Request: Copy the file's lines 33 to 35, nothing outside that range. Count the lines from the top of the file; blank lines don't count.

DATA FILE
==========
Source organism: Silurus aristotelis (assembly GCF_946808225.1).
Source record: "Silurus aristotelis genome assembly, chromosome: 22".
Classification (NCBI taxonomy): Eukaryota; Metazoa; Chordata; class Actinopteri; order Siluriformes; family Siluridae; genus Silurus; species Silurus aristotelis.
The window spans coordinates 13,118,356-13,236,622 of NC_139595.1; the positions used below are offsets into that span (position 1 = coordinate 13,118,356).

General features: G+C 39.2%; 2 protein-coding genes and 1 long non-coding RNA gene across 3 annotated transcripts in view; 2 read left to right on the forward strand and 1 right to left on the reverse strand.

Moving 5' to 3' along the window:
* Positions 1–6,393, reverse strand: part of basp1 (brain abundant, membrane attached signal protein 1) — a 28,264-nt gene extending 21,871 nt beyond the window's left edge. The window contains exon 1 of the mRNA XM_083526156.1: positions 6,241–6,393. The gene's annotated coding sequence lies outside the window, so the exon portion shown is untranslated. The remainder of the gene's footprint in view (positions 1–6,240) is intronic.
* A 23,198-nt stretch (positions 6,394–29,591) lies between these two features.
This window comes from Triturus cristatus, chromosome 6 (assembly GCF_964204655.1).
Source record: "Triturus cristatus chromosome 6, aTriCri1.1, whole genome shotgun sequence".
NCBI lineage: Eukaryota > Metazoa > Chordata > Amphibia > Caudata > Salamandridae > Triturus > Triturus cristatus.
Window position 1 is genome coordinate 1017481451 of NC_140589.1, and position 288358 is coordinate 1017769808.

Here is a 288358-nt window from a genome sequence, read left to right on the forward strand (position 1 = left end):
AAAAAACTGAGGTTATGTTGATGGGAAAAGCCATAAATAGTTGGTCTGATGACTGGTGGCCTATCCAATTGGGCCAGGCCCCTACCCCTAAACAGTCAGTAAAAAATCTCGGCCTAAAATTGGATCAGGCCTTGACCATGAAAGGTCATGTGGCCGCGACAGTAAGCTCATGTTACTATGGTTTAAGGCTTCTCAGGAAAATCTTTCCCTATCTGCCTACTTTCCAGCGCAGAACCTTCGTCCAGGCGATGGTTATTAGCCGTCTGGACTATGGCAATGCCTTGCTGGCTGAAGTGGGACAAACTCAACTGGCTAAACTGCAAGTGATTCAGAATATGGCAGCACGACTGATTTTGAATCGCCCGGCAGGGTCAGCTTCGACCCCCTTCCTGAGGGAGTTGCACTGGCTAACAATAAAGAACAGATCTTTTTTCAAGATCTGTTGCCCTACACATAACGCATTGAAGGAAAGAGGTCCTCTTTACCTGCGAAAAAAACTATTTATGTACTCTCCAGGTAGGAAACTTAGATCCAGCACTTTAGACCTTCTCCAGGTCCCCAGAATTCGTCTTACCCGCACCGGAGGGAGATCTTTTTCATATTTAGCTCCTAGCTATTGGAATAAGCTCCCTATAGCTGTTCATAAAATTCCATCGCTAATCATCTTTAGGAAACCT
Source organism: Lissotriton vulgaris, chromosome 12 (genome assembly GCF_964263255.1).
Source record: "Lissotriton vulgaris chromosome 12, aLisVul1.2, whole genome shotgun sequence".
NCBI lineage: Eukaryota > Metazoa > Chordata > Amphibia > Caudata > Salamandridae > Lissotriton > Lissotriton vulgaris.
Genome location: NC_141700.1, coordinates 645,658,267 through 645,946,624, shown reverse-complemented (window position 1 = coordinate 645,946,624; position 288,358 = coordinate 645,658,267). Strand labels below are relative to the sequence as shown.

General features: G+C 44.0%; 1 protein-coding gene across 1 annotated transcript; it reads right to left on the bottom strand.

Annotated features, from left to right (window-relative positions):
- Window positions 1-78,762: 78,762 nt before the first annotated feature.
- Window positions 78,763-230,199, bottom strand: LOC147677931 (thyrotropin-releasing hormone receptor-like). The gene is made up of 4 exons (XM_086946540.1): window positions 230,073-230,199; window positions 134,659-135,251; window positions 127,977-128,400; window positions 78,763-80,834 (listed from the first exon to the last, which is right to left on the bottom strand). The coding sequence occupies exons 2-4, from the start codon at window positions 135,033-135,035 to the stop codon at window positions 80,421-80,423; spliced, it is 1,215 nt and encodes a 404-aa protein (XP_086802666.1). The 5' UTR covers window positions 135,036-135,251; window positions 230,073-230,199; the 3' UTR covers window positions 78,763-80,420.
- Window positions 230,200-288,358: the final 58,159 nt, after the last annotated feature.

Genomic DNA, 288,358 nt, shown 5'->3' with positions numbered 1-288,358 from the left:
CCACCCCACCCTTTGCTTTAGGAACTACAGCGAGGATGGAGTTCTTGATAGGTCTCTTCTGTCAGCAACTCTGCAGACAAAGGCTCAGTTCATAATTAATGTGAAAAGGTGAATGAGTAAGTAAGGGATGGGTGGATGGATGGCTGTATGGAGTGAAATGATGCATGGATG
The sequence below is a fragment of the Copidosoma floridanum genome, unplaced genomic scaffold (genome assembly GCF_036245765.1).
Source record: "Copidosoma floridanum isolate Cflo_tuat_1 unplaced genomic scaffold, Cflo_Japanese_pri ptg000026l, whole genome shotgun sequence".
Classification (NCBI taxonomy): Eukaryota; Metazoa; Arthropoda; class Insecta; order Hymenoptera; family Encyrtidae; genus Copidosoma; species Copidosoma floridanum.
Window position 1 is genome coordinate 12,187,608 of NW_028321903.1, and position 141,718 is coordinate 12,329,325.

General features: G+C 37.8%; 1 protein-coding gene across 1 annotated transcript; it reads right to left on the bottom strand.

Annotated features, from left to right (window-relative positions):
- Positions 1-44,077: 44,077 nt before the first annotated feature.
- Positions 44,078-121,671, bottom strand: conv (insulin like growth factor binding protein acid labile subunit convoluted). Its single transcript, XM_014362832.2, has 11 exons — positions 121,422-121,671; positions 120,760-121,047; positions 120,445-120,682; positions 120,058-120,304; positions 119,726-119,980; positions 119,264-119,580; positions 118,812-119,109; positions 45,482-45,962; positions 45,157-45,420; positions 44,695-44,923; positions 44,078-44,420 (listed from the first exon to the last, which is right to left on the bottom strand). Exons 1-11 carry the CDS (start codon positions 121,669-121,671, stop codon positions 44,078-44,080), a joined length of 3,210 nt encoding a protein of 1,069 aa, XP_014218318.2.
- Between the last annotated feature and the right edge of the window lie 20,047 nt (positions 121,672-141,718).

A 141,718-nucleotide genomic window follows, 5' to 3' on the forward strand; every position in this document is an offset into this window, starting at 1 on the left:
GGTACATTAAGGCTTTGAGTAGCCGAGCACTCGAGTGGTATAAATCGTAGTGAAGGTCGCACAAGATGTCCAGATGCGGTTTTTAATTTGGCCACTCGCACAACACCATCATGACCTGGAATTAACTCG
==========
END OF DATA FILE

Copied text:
- Positions 44,078-121,671, bottom strand: conv (insulin like growth factor binding protein acid labile subunit convoluted). Its single transcript, XM_014362832.2, has 11 exons — positions 121,422-121,671; positions 120,760-121,047; positions 120,445-120,682; positions 120,058-120,304; positions 119,726-119,980; positions 119,264-119,580; positions 118,812-119,109; positions 45,482-45,962; positions 45,157-45,420; positions 44,695-44,923; positions 44,078-44,420 (listed from the first exon to the last, which is right to left on the bottom strand). Exons 1-11 carry the CDS (start codon positions 121,669-121,671, stop codon positions 44,078-44,080), a joined length of 3,210 nt encoding a protein of 1,069 aa, XP_014218318.2.
- Between the last annotated feature and the right edge of the window lie 20,047 nt (positions 121,672-141,718).

A 141,718-nucleotide genomic window follows, 5' to 3' on the forward strand; every position in this document is an offset into this window, starting at 1 on the left: